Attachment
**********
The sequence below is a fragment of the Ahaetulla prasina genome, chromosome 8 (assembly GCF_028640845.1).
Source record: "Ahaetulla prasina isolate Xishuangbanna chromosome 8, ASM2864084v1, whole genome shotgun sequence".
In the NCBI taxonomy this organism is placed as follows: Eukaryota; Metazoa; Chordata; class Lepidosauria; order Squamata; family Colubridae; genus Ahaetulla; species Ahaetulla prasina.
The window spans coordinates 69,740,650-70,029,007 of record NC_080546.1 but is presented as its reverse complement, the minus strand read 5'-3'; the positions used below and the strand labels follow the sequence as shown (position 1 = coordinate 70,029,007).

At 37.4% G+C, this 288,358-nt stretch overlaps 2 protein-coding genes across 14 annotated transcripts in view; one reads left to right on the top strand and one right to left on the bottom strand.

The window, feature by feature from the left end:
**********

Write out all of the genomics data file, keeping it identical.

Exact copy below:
The sequence below is a fragment of the Ahaetulla prasina genome, chromosome 8 (assembly GCF_028640845.1).
Source record: "Ahaetulla prasina isolate Xishuangbanna chromosome 8, ASM2864084v1, whole genome shotgun sequence".
In the NCBI taxonomy this organism is placed as follows: Eukaryota; Metazoa; Chordata; class Lepidosauria; order Squamata; family Colubridae; genus Ahaetulla; species Ahaetulla prasina.
The window spans coordinates 69,740,650-70,029,007 of record NC_080546.1 but is presented as its reverse complement, the minus strand read 5'-3'; the positions used below and the strand labels follow the sequence as shown (position 1 = coordinate 70,029,007).

At 37.4% G+C, this 288,358-nt stretch overlaps 2 protein-coding genes across 14 annotated transcripts in view; one reads left to right on the top strand and one right to left on the bottom strand.

The window, feature by feature from the left end: